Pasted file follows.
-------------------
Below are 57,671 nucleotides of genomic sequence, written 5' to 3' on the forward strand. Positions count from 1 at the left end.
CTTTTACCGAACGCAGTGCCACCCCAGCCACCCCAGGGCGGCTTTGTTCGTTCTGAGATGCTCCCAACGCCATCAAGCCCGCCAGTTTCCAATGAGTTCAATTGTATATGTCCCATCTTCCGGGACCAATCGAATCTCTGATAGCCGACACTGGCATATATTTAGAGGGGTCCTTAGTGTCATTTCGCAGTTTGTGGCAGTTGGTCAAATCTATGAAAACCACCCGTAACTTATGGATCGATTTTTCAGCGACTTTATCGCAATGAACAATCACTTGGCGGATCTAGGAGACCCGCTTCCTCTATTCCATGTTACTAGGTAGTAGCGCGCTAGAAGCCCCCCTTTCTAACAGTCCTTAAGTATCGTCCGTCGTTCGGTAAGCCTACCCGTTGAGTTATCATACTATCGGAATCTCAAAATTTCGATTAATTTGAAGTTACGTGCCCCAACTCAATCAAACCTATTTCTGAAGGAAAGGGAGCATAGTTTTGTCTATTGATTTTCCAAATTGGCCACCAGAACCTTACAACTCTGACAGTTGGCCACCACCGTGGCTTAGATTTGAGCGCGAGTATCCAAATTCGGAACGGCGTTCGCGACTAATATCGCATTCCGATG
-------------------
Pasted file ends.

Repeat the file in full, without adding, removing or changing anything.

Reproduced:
Below are 57,671 nucleotides of genomic sequence, written 5' to 3' on the forward strand. Positions count from 1 at the left end.
CTTTTACCGAACGCAGTGCCACCCCAGCCACCCCAGGGCGGCTTTGTTCGTTCTGAGATGCTCCCAACGCCATCAAGCCCGCCAGTTTCCAATGAGTTCAATTGTATATGTCCCATCTTCCGGGACCAATCGAATCTCTGATAGCCGACACTGGCATATATTTAGAGGGGTCCTTAGTGTCATTTCGCAGTTTGTGGCAGTTGGTCAAATCTATGAAAACCACCCGTAACTTATGGATCGATTTTTCAGCGACTTTATCGCAATGAACAATCACTTGGCGGATCTAGGAGACCCGCTTCCTCTATTCCATGTTACTAGGTAGTAGCGCGCTAGAAGCCCCCCTTTCTAACAGTCCTTAAGTATCGTCCGTCGTTCGGTAAGCCTACCCGTTGAGTTATCATACTATCGGAATCTCAAAATTTCGATTAATTTGAAGTTACGTGCCCCAACTCAATCAAACCTATTTCTGAAGGAAAGGGAGCATAGTTTTGTCTATTGATTTTCCAAATTGGCCACCAGAACCTTACAACTCTGACAGTTGGCCACCACCGTGGCTTAGATTTGAGCGCGAGTATCCAAATTCGGAACGGCGTTCGCGACTAATATCGCATTCCGATG